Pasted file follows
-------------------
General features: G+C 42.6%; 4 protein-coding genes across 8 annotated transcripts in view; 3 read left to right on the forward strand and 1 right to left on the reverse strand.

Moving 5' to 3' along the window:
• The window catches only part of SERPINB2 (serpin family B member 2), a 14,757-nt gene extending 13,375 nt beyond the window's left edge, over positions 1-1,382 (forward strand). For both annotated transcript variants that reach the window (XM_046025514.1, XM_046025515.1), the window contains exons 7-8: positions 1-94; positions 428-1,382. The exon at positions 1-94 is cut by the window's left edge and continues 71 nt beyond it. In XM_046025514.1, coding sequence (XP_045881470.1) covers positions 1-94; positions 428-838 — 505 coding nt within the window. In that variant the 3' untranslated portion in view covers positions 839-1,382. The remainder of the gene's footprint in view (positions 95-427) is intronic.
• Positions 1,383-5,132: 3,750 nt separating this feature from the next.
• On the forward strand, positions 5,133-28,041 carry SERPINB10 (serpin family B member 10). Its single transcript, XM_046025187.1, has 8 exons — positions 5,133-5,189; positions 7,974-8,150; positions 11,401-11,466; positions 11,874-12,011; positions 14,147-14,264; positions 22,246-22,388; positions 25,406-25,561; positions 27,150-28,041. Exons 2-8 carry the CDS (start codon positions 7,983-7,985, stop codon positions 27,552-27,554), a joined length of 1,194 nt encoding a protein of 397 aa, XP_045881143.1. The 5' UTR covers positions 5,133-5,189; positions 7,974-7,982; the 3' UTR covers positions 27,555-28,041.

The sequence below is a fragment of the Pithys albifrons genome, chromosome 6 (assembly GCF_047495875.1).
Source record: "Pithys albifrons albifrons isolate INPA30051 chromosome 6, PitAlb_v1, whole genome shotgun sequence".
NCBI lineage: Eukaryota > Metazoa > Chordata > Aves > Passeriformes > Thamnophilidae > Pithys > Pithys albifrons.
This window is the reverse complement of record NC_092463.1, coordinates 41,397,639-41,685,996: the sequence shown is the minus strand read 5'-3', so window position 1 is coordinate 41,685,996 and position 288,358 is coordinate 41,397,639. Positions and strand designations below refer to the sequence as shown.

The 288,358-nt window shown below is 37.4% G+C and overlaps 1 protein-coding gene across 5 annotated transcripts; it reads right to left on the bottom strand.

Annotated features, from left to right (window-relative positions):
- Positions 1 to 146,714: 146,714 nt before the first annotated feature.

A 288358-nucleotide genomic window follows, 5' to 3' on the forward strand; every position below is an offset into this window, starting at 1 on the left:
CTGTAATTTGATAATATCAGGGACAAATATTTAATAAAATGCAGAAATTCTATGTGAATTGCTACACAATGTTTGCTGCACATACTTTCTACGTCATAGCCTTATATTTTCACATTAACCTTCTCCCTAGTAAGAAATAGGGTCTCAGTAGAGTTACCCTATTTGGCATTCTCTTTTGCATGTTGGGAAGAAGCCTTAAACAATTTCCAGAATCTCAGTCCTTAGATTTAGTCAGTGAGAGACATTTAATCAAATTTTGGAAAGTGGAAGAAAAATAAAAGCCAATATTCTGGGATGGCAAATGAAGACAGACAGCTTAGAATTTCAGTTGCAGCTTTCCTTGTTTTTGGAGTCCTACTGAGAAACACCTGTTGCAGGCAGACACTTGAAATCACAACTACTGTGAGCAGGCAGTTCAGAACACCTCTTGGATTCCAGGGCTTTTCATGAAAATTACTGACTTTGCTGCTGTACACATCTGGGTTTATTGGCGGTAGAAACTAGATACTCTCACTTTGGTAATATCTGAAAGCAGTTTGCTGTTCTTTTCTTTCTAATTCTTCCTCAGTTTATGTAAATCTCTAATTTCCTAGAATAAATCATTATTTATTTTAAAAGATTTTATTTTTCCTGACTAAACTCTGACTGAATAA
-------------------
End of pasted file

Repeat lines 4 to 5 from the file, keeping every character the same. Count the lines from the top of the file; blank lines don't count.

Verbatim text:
• Positions 1,383-5,132: 3,750 nt separating this feature from the next.
• On the forward strand, positions 5,133-28,041 carry SERPINB10 (serpin family B member 10). Its single transcript, XM_046025187.1, has 8 exons — positions 5,133-5,189; positions 7,974-8,150; positions 11,401-11,466; positions 11,874-12,011; positions 14,147-14,264; positions 22,246-22,388; positions 25,406-25,561; positions 27,150-28,041. Exons 2-8 carry the CDS (start codon positions 7,983-7,985, stop codon positions 27,552-27,554), a joined length of 1,194 nt encoding a protein of 397 aa, XP_045881143.1. The 5' UTR covers positions 5,133-5,189; positions 7,974-7,982; the 3' UTR covers positions 27,555-28,041.